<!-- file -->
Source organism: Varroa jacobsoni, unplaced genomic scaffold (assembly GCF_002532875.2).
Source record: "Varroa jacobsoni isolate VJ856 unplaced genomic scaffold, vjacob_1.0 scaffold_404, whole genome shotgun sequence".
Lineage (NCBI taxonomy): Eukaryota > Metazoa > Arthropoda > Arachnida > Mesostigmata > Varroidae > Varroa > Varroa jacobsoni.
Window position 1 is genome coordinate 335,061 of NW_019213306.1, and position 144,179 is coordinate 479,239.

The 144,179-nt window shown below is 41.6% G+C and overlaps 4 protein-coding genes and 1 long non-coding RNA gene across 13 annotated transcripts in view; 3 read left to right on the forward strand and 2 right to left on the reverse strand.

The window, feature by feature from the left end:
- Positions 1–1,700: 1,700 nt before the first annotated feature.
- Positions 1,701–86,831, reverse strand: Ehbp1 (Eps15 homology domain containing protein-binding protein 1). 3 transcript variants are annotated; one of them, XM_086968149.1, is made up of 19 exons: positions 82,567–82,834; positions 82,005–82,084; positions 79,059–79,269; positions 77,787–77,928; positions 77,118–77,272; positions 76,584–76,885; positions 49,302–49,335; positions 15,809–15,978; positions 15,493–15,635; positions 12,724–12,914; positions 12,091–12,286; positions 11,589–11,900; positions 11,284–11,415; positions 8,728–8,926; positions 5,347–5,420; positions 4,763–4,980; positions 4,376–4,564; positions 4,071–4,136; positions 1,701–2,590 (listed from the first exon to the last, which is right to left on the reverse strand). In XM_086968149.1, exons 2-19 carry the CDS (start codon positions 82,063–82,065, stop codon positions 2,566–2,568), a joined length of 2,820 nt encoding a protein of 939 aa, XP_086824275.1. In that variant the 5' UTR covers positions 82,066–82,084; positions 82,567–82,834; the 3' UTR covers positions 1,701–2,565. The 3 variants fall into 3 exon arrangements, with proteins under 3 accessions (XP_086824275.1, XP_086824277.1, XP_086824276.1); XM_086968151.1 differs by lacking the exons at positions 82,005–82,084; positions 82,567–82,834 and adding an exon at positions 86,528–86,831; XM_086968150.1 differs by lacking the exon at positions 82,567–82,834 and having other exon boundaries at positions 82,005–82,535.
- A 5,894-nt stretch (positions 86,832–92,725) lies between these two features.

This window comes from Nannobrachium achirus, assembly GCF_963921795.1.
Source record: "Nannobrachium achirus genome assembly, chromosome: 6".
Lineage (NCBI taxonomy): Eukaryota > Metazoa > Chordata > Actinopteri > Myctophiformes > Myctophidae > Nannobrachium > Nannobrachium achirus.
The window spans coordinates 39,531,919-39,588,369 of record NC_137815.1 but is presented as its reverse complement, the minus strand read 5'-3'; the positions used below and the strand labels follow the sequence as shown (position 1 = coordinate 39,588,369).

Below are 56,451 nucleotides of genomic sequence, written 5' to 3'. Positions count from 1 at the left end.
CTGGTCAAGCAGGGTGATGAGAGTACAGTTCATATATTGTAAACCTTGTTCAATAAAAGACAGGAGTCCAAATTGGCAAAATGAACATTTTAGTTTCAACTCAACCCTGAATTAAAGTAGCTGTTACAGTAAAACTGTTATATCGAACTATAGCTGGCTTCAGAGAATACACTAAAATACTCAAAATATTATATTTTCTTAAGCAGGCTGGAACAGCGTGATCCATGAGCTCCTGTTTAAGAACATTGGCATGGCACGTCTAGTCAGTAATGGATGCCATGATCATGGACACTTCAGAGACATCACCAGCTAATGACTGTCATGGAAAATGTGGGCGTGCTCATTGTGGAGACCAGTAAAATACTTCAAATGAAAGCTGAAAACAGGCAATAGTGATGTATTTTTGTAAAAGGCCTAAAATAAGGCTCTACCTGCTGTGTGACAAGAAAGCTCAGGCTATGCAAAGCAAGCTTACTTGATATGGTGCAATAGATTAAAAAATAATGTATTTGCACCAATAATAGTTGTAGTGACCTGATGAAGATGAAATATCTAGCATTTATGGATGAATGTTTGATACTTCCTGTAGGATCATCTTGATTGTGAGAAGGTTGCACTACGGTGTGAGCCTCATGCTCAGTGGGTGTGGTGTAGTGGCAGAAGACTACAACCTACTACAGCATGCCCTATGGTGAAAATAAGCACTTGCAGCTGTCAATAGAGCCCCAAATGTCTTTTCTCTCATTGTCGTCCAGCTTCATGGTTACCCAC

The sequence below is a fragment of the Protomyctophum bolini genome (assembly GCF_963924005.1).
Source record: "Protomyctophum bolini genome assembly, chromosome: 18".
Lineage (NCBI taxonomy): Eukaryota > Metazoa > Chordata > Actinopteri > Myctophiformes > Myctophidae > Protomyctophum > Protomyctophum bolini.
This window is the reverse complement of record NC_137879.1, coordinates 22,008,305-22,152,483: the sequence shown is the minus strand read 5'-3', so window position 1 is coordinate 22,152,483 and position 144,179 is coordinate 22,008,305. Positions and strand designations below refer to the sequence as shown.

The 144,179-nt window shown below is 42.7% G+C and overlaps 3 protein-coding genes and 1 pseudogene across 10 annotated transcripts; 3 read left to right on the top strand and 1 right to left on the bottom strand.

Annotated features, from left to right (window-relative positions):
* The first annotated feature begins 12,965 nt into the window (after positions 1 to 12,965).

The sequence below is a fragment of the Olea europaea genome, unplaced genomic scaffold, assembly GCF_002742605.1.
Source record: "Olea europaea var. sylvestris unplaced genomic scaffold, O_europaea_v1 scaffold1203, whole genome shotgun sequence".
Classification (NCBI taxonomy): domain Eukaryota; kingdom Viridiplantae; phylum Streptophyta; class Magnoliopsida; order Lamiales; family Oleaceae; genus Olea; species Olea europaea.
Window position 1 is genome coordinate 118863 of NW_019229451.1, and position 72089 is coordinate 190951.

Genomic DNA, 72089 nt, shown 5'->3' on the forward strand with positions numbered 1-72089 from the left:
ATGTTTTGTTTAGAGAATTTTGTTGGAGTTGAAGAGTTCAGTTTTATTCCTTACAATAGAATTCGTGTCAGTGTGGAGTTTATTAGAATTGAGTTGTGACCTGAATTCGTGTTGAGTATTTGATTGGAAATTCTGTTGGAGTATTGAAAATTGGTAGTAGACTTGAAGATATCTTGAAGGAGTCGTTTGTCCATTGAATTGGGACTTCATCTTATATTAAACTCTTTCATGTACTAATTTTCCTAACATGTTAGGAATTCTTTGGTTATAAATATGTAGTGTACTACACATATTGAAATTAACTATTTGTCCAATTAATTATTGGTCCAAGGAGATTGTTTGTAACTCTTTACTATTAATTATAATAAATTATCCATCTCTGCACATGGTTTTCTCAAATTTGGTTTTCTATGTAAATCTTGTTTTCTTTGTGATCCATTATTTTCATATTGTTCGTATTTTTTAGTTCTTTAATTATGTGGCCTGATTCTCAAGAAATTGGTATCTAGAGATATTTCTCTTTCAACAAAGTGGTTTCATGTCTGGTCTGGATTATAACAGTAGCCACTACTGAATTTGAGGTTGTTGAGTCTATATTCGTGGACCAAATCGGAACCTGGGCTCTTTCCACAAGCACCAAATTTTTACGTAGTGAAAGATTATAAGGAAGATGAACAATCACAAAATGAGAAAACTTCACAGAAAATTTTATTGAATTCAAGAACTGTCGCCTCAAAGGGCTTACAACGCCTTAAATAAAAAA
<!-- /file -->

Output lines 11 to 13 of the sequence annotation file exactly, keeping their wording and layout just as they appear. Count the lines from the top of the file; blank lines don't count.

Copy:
Source record: "Nannobrachium achirus genome assembly, chromosome: 6".
Lineage (NCBI taxonomy): Eukaryota > Metazoa > Chordata > Actinopteri > Myctophiformes > Myctophidae > Nannobrachium > Nannobrachium achirus.
The window spans coordinates 39,531,919-39,588,369 of record NC_137815.1 but is presented as its reverse complement, the minus strand read 5'-3'; the positions used below and the strand labels follow the sequence as shown (position 1 = coordinate 39,588,369).